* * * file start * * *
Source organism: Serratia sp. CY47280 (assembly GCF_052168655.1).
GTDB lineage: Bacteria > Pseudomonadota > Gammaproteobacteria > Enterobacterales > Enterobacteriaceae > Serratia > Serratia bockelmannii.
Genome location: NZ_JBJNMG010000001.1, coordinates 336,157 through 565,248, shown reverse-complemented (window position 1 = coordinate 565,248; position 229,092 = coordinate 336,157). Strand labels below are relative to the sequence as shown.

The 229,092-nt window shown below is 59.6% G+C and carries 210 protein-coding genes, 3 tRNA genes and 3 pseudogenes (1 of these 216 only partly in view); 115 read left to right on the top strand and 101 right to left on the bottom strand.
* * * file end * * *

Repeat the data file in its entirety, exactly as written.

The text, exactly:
Source organism: Serratia sp. CY47280 (assembly GCF_052168655.1).
GTDB lineage: Bacteria > Pseudomonadota > Gammaproteobacteria > Enterobacterales > Enterobacteriaceae > Serratia > Serratia bockelmannii.
Genome location: NZ_JBJNMG010000001.1, coordinates 336,157 through 565,248, shown reverse-complemented (window position 1 = coordinate 565,248; position 229,092 = coordinate 336,157). Strand labels below are relative to the sequence as shown.

The 229,092-nt window shown below is 59.6% G+C and carries 210 protein-coding genes, 3 tRNA genes and 3 pseudogenes (1 of these 216 only partly in view); 115 read left to right on the top strand and 101 right to left on the bottom strand.